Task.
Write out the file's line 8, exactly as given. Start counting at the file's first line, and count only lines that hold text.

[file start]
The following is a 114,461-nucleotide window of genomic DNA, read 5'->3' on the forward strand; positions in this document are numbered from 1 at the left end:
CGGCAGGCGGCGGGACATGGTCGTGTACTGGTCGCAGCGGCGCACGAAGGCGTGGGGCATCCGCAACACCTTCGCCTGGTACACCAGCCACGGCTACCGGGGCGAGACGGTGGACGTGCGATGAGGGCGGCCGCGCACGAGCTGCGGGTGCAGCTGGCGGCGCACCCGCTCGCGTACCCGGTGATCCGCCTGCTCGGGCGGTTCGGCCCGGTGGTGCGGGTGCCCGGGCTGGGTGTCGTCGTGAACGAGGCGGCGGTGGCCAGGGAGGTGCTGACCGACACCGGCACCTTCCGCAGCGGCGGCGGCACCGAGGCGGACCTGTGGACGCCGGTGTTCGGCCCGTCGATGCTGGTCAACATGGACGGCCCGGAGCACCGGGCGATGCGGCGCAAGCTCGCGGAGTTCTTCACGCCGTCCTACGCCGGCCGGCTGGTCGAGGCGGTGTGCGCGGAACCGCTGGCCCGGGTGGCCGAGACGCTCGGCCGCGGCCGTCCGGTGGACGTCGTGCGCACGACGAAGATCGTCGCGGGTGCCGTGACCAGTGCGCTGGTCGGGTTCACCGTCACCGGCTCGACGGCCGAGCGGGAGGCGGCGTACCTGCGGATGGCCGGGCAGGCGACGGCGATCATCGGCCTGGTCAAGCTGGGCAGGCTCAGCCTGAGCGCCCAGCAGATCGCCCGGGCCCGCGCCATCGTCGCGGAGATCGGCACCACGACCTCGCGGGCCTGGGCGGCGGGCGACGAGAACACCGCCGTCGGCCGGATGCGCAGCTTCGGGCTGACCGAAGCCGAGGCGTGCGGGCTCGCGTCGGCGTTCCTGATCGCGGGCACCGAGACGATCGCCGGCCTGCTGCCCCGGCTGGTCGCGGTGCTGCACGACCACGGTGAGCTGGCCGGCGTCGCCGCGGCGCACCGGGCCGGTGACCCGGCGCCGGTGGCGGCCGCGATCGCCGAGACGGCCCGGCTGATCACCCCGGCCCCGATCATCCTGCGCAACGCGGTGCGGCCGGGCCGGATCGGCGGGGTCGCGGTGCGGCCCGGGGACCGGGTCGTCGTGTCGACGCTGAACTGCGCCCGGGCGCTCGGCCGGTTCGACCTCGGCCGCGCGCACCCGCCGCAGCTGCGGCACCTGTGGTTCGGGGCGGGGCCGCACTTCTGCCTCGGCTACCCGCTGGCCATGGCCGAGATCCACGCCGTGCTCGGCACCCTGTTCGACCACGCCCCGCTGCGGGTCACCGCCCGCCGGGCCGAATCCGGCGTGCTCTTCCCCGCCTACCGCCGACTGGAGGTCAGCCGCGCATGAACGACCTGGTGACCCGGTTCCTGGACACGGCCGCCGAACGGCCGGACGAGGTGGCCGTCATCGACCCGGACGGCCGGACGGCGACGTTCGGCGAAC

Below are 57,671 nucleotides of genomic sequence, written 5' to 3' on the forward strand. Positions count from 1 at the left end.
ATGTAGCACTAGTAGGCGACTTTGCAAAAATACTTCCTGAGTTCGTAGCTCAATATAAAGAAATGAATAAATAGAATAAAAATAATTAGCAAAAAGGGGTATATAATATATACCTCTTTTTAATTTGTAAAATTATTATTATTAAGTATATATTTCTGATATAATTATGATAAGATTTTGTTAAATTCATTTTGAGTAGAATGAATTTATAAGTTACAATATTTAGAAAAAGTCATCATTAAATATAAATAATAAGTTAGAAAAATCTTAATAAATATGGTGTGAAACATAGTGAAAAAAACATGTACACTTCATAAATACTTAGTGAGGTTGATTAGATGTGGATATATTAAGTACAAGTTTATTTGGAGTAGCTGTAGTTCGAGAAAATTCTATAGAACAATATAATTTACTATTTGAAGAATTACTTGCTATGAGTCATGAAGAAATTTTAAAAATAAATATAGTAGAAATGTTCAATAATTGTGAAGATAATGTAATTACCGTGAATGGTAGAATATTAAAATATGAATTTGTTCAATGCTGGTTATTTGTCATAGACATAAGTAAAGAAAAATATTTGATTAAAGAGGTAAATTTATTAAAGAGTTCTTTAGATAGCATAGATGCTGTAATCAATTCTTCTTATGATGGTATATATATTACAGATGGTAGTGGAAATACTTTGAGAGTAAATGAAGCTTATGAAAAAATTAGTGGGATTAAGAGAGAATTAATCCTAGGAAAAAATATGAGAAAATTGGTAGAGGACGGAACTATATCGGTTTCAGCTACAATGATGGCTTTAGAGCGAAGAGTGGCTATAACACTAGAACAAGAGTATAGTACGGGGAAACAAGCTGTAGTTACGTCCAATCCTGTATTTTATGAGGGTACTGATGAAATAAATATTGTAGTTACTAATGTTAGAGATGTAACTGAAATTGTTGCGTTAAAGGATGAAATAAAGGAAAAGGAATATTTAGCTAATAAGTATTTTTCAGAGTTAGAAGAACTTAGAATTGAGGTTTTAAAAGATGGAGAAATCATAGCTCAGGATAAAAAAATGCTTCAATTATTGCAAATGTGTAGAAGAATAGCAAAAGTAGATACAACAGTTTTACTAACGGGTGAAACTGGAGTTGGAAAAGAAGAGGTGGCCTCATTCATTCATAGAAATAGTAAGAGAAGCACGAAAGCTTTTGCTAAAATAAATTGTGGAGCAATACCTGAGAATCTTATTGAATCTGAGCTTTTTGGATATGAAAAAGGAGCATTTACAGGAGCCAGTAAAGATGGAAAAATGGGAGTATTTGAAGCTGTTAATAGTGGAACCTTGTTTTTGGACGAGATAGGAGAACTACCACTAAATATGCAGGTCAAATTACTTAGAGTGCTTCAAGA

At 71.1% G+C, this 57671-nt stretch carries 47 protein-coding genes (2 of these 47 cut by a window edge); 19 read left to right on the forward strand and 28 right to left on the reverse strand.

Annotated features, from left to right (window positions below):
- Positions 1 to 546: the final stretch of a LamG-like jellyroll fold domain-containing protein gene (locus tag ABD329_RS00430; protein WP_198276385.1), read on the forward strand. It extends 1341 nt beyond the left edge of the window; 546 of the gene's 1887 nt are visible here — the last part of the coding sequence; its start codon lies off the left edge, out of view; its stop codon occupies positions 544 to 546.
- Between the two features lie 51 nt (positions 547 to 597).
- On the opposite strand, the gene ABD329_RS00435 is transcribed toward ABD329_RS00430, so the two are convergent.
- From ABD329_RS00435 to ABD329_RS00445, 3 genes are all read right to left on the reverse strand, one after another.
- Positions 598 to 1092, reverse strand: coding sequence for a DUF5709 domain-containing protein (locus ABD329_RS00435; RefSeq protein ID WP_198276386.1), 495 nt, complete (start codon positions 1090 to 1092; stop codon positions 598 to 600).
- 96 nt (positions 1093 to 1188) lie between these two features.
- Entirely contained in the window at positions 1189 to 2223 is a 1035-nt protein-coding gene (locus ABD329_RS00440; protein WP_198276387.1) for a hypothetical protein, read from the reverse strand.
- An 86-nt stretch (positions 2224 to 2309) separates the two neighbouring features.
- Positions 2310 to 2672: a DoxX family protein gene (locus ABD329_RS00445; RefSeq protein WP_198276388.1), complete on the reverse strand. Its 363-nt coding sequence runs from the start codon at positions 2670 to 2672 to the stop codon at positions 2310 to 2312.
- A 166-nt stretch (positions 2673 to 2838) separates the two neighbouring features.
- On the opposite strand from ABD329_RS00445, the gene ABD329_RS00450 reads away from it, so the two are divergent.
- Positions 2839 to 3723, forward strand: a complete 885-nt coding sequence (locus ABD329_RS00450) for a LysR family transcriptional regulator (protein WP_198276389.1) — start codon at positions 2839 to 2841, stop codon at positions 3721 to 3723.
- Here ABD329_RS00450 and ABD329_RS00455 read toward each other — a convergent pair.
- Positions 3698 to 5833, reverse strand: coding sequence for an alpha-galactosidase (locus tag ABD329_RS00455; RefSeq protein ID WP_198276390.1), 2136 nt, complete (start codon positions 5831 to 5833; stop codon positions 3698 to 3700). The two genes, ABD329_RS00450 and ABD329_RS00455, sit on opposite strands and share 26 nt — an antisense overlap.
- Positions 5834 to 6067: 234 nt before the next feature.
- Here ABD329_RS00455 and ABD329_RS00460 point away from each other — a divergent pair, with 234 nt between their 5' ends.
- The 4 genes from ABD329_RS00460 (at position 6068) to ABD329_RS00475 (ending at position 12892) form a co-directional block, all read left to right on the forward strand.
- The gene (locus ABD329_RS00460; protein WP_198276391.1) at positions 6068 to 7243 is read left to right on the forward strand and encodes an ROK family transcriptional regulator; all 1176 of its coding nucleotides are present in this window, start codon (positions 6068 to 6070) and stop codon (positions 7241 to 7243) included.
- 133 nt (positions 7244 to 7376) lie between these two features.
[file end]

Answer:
- Between the two features lie 51 nt (positions 547 to 597).